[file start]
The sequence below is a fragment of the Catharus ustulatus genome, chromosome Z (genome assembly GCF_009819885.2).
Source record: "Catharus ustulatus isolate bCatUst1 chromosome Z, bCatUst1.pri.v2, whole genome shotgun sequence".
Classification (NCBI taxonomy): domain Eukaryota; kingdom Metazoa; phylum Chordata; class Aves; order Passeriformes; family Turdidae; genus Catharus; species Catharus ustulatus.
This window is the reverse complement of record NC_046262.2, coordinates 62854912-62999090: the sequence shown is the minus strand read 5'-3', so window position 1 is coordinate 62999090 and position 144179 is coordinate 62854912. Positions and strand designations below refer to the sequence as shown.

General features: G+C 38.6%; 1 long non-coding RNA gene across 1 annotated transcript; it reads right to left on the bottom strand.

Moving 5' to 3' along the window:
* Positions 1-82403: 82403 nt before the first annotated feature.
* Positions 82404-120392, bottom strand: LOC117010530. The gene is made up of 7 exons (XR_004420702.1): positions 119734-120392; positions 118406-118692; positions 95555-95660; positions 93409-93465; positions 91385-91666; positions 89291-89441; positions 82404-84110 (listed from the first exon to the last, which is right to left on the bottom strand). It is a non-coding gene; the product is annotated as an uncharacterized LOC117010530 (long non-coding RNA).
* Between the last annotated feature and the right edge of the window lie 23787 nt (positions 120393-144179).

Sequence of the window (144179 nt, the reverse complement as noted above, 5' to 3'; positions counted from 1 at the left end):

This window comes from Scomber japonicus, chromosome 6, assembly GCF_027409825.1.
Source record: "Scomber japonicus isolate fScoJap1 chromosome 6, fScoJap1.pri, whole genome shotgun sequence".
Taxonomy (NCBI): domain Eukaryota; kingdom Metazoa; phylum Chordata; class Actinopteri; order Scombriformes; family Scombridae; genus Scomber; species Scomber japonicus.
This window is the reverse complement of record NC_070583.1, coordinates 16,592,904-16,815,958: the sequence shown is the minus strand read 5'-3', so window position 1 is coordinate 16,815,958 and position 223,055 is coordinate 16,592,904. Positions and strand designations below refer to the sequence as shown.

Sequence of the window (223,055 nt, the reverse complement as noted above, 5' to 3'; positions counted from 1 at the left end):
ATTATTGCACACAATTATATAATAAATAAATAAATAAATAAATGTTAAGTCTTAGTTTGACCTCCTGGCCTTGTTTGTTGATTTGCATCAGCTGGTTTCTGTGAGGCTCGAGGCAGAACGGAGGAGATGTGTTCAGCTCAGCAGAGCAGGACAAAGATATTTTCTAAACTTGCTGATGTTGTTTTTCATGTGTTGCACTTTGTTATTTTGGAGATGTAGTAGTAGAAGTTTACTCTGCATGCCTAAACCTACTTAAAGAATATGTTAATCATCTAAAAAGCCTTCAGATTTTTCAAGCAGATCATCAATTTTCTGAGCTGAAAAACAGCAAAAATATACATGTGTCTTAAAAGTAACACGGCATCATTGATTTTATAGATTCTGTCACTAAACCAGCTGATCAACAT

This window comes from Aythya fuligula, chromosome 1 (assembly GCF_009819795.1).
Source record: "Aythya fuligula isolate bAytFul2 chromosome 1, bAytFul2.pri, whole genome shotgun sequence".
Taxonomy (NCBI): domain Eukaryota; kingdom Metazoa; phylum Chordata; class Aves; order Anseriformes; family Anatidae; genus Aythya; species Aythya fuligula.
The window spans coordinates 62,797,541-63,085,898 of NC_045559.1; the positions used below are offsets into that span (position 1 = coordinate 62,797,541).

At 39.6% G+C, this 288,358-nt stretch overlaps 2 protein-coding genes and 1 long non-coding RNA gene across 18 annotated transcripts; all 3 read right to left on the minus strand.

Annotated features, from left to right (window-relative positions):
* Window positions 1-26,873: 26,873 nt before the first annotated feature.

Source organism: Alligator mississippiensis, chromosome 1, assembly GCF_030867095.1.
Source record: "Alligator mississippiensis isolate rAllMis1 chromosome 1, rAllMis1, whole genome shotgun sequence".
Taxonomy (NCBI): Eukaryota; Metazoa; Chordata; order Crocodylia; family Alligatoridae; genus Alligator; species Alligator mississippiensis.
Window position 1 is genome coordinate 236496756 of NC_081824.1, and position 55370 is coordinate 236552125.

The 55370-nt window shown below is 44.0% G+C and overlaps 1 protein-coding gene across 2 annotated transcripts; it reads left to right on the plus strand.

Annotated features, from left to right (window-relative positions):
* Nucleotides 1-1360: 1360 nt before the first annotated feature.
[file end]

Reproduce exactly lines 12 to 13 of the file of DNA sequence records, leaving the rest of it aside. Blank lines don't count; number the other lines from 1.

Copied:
Source record: "Scomber japonicus isolate fScoJap1 chromosome 6, fScoJap1.pri, whole genome shotgun sequence".
Taxonomy (NCBI): domain Eukaryota; kingdom Metazoa; phylum Chordata; class Actinopteri; order Scombriformes; family Scombridae; genus Scomber; species Scomber japonicus.